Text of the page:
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Heads-Up Tournament Poker: Hand-by-Hand Paperback – February 5, 2013


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Editorial Reviews

About the Author

Annie Duke won a World Series of Poker gold bracelet, the $2 million top prize in the WSOP’s Tournament of Champions, and, in 2010, the NBC Heads-Up Championship, taking home the $500,000 winner’s purse. As an industry advocate and proponent of online poker, she has appeared as an expert witness before the U.S. House of Representatives Judiciary and Financial Services committees. She also gained international recognition through her appearance on NBC’s Celebrity Apprentice in 2009, finishing as runner-up to Joan Rivers. She is the author of two other books, Annie Duke: How I Raised, Folded, Bluffed, Flirted, Cursed and Won Millions at the World Series of Poker, and Decide to Play Great Poker. Learn more about Annie at her website, www.AnnieDuke.com, or follow her on Twitter @AnnieDuke. Vanessa Rousso, one of the most visible women in poker, has won more than $3 million in poker tournaments, including more than $1 million at the €25,000 buy-in High Roller event of the PokerStars EPT in Monte Carlo, and more than $700,000 in the PokerStars World Championship of Online Poker Main Event, both in 2009. She also finished second to Huck Seed in the 2009 NBC Heads-Up Championship, winning $250,000. Learn more about Vanessa at her website, www.VanessaRousso.com, or follow her on Twitter @VanessaRousso. Josh Doody has extensively studied poker theory and has been a winning recreational player for 10 years, focusing primarily on no-limit hold‘em tournaments. Learn more about Josh at his website, www.JoshDoody.com, or follow him on Twitter @JoshDoody on Twitter.
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William Shakespeare's The Phantom of Menace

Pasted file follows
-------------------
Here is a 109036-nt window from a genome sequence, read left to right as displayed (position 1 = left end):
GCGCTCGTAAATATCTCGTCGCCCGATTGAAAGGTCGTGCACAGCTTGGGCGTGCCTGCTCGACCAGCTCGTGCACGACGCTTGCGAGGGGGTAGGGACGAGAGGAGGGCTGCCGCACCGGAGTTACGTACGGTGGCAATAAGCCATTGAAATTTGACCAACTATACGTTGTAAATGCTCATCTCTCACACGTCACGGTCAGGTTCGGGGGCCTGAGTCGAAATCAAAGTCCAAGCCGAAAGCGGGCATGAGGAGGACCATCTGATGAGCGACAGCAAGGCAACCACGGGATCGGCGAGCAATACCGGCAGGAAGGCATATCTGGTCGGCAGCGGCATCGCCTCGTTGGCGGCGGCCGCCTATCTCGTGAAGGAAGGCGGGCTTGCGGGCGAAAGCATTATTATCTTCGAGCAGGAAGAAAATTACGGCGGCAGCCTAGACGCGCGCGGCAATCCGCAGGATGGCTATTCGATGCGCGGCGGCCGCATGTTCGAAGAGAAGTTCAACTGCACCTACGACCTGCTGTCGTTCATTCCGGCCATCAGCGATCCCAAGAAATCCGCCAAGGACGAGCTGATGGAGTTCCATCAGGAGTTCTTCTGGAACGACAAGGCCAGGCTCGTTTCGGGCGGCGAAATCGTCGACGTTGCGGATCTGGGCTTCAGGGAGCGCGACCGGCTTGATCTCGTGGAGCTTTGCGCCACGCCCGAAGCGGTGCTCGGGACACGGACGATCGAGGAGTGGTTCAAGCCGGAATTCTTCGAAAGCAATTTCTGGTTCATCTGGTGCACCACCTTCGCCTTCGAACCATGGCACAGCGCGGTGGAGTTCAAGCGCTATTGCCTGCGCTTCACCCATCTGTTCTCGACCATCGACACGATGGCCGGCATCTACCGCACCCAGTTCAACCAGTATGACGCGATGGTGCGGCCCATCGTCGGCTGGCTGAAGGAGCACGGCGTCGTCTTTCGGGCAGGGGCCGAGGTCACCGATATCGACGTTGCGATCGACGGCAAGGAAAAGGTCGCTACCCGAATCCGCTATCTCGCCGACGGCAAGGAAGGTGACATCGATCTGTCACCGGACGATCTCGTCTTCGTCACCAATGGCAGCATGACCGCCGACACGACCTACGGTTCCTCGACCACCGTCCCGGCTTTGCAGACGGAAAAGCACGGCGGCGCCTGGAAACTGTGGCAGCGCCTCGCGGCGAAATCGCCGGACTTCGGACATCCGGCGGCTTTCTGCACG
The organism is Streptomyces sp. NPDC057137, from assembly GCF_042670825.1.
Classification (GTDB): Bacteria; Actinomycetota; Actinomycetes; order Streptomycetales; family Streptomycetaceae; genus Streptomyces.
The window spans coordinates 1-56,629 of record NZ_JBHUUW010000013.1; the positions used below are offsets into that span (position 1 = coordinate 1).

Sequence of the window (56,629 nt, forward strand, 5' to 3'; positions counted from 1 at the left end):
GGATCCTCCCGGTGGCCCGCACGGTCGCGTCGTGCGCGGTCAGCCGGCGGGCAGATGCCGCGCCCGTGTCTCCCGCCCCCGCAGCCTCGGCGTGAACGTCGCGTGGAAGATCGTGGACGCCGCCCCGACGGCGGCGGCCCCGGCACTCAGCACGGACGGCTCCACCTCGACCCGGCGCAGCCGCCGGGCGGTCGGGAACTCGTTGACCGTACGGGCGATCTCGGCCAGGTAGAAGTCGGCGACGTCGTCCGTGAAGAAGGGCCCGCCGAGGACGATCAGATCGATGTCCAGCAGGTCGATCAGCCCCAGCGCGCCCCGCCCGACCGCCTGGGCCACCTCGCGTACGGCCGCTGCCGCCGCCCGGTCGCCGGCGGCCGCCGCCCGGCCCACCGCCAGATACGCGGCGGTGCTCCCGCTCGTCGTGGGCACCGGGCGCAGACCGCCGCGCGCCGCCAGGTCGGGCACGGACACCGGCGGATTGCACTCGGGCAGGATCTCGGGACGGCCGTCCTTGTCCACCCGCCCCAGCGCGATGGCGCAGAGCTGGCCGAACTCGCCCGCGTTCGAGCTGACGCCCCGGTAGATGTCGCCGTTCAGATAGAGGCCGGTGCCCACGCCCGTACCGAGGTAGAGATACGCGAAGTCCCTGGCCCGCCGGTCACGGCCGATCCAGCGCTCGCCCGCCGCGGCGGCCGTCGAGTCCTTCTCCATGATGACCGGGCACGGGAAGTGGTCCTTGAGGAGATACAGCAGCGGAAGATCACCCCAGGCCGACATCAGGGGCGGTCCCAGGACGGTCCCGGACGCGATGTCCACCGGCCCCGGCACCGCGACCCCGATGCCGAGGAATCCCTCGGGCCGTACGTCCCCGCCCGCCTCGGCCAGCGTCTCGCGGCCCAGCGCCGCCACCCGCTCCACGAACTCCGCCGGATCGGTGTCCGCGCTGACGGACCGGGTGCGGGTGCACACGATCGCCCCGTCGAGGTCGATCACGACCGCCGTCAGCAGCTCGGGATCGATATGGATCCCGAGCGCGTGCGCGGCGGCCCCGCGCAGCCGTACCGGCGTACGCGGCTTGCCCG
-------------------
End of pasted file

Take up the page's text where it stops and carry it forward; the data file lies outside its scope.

"William Shakespeare's The Phantom of Menace"
Join us, good gentles, for a merry reimagining of Star Wars: Episode 1 as only Shakespeare could have written it. Learn more | More in Humor and Entertainment

Product Details

  • Paperback: 368 pages
  • Publisher: Cardoza (February 5, 2013)
  • Language: English
  • ISBN-10: 1580423205
  • ISBN-13: 978-1580423205
  • Product Dimensions: 6 x 1 x 9 inches
  • Shipping Weight: 1.3 pounds (View shipping rates and policies)
  • Average Customer Review: 3.8 out of 5 stars  See all reviews (5 customer reviews)
  • Amazon Best Sellers Rank: #1,504,361 in Books (See Top 100 in Books)

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Customer Reviews

3.8 out of 5 stars
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Most Helpful Customer Reviews

1 of 1 people found the following review helpful By Tom Ewall on July 8, 2013
Format: Kindle Edition Verified Purchase
I'm rating this 5 stars because I think for $9.99 it's a great value. There's a lot of material, and it's entertaining.

The play at small blinds was atrocious (at these levels, GTO - "Game Theory Optimum", has been worked out in great detail; other books go into this). However the psychology, in general (at all blind levels), was interesting. I was surprised the effect of a hand being televised was not more discussed, as it seemed clear to me that this had an impact on the play.

I wouldn't recommend this book highly from an instructional standpoint, but from an entertainment/value standpoint I would.

Update: I've read more of the book now, and my overall impression is the same. I was very generous giving it 5 stars, but I'm sure I was motivated by the price; and it is entertaining. But my goodness, how bad the short-stack play is! And both authors are absolutely clueless about this.

There's a hand where Vanessa had QT with stack size of only 9 blinds, which is a no-brainer push, but she makes the comment that "My Q-10 isn't quite strong enough to ship here ...", but if one looks at a chart, one can see that even Q2 is strong enough to shove (12.7 BB's). QT is 20+. Anyone who is serious about playing heads-up should have this stuff down cold. At lower stack sizes, Math dominates.